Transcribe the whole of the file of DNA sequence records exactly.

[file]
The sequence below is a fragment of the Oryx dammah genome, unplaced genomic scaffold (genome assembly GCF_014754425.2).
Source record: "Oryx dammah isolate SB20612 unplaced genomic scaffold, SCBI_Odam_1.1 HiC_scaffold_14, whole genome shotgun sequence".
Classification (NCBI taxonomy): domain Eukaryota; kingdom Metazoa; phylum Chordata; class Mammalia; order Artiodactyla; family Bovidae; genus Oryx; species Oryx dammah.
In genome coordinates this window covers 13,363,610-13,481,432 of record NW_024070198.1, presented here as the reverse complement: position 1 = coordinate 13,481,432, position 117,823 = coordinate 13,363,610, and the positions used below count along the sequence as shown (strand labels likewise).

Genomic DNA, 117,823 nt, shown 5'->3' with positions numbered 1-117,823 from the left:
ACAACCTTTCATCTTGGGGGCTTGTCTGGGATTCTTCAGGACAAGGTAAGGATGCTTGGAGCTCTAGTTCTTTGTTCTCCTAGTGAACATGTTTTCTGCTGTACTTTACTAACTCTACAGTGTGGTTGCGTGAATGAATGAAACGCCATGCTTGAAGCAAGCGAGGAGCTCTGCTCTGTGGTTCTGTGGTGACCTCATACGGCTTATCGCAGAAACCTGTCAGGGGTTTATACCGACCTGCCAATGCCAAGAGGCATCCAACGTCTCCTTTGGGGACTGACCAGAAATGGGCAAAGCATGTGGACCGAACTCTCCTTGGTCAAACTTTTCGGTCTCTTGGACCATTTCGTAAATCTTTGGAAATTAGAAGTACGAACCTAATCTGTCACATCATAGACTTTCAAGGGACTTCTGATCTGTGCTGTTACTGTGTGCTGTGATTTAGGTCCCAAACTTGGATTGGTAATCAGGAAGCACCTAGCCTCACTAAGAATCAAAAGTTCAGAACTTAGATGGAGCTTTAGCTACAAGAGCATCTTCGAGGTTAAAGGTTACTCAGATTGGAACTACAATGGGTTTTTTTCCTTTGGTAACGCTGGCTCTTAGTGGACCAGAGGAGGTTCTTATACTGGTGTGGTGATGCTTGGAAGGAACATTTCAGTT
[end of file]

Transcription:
The sequence below is a fragment of the Oryx dammah genome, unplaced genomic scaffold (genome assembly GCF_014754425.2).
Source record: "Oryx dammah isolate SB20612 unplaced genomic scaffold, SCBI_Odam_1.1 HiC_scaffold_14, whole genome shotgun sequence".
Classification (NCBI taxonomy): domain Eukaryota; kingdom Metazoa; phylum Chordata; class Mammalia; order Artiodactyla; family Bovidae; genus Oryx; species Oryx dammah.
In genome coordinates this window covers 13,363,610-13,481,432 of record NW_024070198.1, presented here as the reverse complement: position 1 = coordinate 13,481,432, position 117,823 = coordinate 13,363,610, and the positions used below count along the sequence as shown (strand labels likewise).

Genomic DNA, 117,823 nt, shown 5'->3' with positions numbered 1-117,823 from the left:
ACAACCTTTCATCTTGGGGGCTTGTCTGGGATTCTTCAGGACAAGGTAAGGATGCTTGGAGCTCTAGTTCTTTGTTCTCCTAGTGAACATGTTTTCTGCTGTACTTTACTAACTCTACAGTGTGGTTGCGTGAATGAATGAAACGCCATGCTTGAAGCAAGCGAGGAGCTCTGCTCTGTGGTTCTGTGGTGACCTCATACGGCTTATCGCAGAAACCTGTCAGGGGTTTATACCGACCTGCCAATGCCAAGAGGCATCCAACGTCTCCTTTGGGGACTGACCAGAAATGGGCAAAGCATGTGGACCGAACTCTCCTTGGTCAAACTTTTCGGTCTCTTGGACCATTTCGTAAATCTTTGGAAATTAGAAGTACGAACCTAATCTGTCACATCATAGACTTTCAAGGGACTTCTGATCTGTGCTGTTACTGTGTGCTGTGATTTAGGTCCCAAACTTGGATTGGTAATCAGGAAGCACCTAGCCTCACTAAGAATCAAAAGTTCAGAACTTAGATGGAGCTTTAGCTACAAGAGCATCTTCGAGGTTAAAGGTTACTCAGATTGGAACTACAATGGGTTTTTTTCCTTTGGTAACGCTGGCTCTTAGTGGACCAGAGGAGGTTCTTATACTGGTGTGGTGATGCTTGGAAGGAACATTTCAGTT